Take back your inner Zen with ‘Forest Bathing’
Directly translating a name from Japanese to English can be a disaster, but in the case of ‘forest bathing’ for once the translation is quite fitting. Back in the early 1990’s the Japanese Ministry of Agriculture, Forestry and Fisheries coined the term Shinrin-yoku (forest bathing) to describe the stress-reduction technique that is now taking the Western world by storm.
Don’t pack your swimming costume for this one, ‘forest bathing’ has nothing to do with taking a dip. The practice involves immersing yourself, or ‘bathing’ yourself, in a natural environment. Focusing on your senses: noticing the smells and sounds around you, feeling the textures and taking in the beautiful view. In short, this health trend is about losing yourself in nature.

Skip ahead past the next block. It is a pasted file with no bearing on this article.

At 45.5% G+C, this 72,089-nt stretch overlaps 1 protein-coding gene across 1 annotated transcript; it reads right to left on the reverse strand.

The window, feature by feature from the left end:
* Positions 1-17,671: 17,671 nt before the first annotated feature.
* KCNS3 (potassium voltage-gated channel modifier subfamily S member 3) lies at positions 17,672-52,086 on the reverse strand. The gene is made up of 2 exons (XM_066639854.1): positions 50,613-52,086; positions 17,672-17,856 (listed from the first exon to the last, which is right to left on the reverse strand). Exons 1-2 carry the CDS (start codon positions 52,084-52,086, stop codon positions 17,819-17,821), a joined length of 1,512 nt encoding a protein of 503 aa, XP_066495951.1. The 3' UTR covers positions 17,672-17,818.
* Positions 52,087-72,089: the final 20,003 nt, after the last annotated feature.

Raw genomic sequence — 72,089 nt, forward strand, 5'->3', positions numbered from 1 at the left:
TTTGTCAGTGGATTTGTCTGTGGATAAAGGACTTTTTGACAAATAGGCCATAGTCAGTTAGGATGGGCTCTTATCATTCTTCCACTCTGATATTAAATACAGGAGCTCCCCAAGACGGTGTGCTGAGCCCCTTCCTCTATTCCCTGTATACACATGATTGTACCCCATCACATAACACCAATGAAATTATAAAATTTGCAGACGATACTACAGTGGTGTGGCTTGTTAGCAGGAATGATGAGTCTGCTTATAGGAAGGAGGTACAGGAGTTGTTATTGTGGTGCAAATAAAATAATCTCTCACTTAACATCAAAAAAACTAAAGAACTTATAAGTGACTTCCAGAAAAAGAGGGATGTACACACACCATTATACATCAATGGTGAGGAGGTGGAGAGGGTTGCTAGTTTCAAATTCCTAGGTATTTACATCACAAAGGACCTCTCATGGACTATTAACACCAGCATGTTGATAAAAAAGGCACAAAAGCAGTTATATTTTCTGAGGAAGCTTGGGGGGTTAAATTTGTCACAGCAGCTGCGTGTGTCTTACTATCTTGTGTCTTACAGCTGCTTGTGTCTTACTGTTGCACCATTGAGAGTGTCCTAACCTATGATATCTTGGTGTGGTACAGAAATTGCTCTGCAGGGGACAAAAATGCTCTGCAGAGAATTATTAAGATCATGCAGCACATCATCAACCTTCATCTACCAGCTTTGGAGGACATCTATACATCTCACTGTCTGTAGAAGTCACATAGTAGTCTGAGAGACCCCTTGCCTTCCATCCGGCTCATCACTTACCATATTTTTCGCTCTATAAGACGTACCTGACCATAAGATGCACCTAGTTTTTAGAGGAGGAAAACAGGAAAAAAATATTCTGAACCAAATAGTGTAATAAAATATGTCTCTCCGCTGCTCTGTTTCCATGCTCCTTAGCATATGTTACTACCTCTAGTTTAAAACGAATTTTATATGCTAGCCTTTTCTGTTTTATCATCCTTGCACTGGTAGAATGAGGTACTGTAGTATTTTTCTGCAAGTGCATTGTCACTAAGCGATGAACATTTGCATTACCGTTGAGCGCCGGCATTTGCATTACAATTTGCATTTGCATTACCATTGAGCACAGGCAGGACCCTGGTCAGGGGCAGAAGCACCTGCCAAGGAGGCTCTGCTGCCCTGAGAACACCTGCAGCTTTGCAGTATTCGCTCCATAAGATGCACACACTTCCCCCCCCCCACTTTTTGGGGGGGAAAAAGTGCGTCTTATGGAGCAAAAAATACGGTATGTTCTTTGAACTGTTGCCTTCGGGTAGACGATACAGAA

It has been shown to boost immunity, reduce stress, lower blood pressure and cortisol and improve your mood.
This is not about active hiking, instead it should feel like a walking meditation retreat. When she tried it, Allison Aubery from NPR Radio was lead by, certified Forest Therapy guide, Melanie Choukas-Bradley. Allison describes her experience:
“As we passed through a stand of pawpaw trees, we touched the bark. We smelled the black walnuts, which give off a lovely citrus fragrance. We got a little shower of ripe mulberries, too. I closed my eyes and it took me a few minutes to clear out the clutter in my brain, and tune in to the natural world.